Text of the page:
Session
Hauptprogramm 35C3
Security

Inside the AMD Microcode ROM

(Ab)Using AMD Microcode for fun and security
Microcode runs in most modern CPUs and translates the outer instruction set (e.g. x86) into a simpler form (usually a RISC architecture). It is updatable to fix bugs in the silicon (see Meltdown/Spectre), but these updates are encrypted and signed, so no one knows how microcode works on conventional CPUs. We successfully reverse engineered part of the microde semantics of AMD CPUs and are able to write our own programs. We also recovered the mapping between the physical readout (electron microscope) and the "virtual" addresses used by microcode itself. In this talk we present background on microcode, our findings, our open source framework to write custom microcode and our custom defensive measures implemented in microcode.

We build on our results presented on 34C3 to provide more insight into how microcode works and more details of the microcode ROM itself.

tl;dr diff to last talk: - Mapped physical readout to virtual addresses, we can now read the microcode implementation of specfic instructions - More microcode semantics known, more stable programs - Opensource framework for creating, diassembling and testing microcode on AMD CPUs - Simple hardware setup to develop microcode programs - More practical examples of what you can do with microcode, focused on defense instead of offense this time

Since 34C3 we worked on recovering the microcode ROM completely and used that knowledge to implement constructive microcode programs that add to or enhance functionality of the CPU. We also worked on our now open source framework to create and diassemble microcode for AMD CPUs up to 2013. We will give a short intro into how to use it to create custom microcode programs and test them on real hardware. We also provide guidelines on how to construct the test setup we used, which is essentially any old AMD mainboard (native serial port required), a RaspberryPi with a serial adapter and some wiring including a few basic electronic components. Using this you can remotely and automatically test any number of microcode updates and it is integrated in our framework.

On the microcode program side we will show how to hijack microcoded instructions to replace them with new semantics, for example reviving the good-old BOUND x86 instruction. We also show how to roll your own microcode update verification scheme, so only trusted and signed updates can be loaded on vulnerable CPUs.

Additionally we will provide some implementation details found in the microcode ROM and show how it is used to implement complex functions like the instruction WRMSR, which among other functions is used to update the microcode.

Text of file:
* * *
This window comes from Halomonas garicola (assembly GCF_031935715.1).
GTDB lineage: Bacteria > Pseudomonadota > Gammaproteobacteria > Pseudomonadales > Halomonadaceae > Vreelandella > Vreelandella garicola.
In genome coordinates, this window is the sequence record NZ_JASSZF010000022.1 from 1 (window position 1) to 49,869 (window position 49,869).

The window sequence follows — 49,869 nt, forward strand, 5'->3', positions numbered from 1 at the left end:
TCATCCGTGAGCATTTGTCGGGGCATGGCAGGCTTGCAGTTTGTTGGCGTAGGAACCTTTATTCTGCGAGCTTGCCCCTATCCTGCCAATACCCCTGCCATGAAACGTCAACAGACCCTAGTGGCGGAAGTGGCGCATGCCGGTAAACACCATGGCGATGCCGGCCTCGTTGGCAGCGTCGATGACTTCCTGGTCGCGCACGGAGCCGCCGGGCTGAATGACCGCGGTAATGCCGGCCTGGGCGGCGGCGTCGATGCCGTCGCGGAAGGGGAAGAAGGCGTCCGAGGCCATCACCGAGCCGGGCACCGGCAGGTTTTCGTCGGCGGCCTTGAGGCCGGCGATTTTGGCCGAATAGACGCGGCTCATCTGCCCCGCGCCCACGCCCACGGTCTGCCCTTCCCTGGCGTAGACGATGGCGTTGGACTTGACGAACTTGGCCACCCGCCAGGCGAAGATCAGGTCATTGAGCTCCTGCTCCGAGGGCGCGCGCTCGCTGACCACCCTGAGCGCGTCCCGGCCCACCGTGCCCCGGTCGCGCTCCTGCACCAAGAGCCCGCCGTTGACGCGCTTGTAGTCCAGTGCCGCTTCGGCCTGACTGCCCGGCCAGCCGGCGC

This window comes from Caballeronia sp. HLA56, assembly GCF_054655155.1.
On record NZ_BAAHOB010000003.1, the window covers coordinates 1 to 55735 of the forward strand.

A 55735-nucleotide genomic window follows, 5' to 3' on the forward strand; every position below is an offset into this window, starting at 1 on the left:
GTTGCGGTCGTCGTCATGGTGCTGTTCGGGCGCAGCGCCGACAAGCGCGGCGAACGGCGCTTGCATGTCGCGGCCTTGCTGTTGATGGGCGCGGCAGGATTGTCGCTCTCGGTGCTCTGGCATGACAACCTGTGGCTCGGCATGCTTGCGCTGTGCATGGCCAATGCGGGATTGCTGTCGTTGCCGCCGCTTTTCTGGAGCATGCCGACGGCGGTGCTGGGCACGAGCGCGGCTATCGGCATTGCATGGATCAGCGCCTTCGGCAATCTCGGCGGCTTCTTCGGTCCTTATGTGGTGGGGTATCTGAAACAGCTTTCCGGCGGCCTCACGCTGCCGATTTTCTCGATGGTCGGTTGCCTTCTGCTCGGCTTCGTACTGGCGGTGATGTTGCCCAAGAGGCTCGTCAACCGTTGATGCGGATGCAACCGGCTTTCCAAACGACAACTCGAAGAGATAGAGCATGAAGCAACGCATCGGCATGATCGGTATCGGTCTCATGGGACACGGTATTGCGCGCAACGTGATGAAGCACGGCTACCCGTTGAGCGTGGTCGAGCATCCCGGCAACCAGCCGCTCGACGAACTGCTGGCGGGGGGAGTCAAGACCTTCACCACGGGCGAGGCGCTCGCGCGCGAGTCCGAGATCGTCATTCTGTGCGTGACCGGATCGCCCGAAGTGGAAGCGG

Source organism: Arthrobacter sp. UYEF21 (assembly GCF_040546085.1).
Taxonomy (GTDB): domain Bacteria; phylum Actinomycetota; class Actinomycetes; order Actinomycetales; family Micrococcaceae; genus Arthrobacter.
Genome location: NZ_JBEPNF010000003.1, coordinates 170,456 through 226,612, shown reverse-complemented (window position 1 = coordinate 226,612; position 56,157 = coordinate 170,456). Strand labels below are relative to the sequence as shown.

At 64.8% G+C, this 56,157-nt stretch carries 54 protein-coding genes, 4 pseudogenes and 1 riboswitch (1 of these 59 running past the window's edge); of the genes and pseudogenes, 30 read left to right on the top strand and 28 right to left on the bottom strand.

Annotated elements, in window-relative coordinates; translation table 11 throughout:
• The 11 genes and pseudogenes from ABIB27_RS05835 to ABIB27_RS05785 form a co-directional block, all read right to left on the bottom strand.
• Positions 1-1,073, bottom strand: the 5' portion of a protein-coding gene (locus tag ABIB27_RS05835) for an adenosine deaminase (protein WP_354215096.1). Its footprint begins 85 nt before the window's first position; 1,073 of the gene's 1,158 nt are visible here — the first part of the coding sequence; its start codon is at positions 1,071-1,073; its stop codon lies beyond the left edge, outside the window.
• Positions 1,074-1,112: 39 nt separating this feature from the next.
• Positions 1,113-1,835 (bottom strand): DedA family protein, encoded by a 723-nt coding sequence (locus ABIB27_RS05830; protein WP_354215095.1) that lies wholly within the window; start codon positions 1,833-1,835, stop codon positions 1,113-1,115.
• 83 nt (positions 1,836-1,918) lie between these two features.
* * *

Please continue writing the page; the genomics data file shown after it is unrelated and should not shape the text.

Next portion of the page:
We will start with a crash-course covering fundamentals related to instruction decoding, CPU architecture and microcode principles. We will then present our new insights and finish with a demo of how our framework works.

Additional information

Type lecture
Language English

More sessions

12/27/18
Security
hanno
Borg
Since a few months we have a new version of TLS, the most important encryption protocol on the Internet. From the vulnerabilities that created the need of a new TLS version to the challenges of deploying it due to broken devices this talk will give an overview of the new TLS 1.3.
12/27/18
Security
Frédéric Vachon
Clarke
UEFI rootkits have been researched and discussed heavily in the past few years, but sparse evidence has been presented of real campaigns actively trying to compromise systems at this level. Our talk will reveal such a campaign successfully executed by the Sednit group. We will detail the full infection chain showing how Sednit was able to install their custom UEFI module on key targets' computers. Additionally, we will provide an in-depth analysis of their UEFI module and the associated ...
12/27/18
Security
Mark Lechtik
Eliza
Meet SiliVaccine – North Korea's national Anti-Virus solution. SiliVaccine is deployed widely and exclusively in the DPRK, and has been continuously in development by dedicated government teams for over fifteen years. When we heard of this strange software, we were immediately driven to investigate it: it's not every day that you can catch a glimpse of the malware landscape inside the closed garden of the DPRK's intranet. In this talk, we will describe how we were able to obtain a rare copy of ...
12/27/18
Security
Borg
In this presentation we will take a look at how to break the most popular cryptocurrency hardware wallets. We will uncover architectural, physical, hardware, software and firmware vulnerabilities we found including issues that could allow a malicious attacker to gain access to the funds of the wallet. The attacks that we perform against the hardware wallets range from breaking the proprietary bootloader protection, to breaking the web interfaces used to interact with wallets, up to physical ...
12/27/18
Security
Martin Vigo
Dijkstra
Voicemail systems can be compromised by leveraging old weaknesses and top of current technology. The impact goes way beyond having your messages exposed.
12/27/18
Security
Adams
Die Venenerkennung ist eine der letzten Bastionen biometrischer Systeme, die sich bisher der Eroberung durch Hacker widersetzt hat. Dabei ist sie ein lohnendes Ziel, schützt sie doch Bankautomaten und Hochsicherheitsbereiche. In diesem Talk machen wir die Verteidigungsanlagen dem Erdboden gleich.
12/27/18
Security
Borg
We all know what FAX is, and for some strange reason most of us need to use it from time to time. Hard to believe its 2018, right? But can FAX be something more than a bureaucratic burden? Can it actually be a catastrophic security hole that may be used to compromise your entire network? Come watch our talk and find out …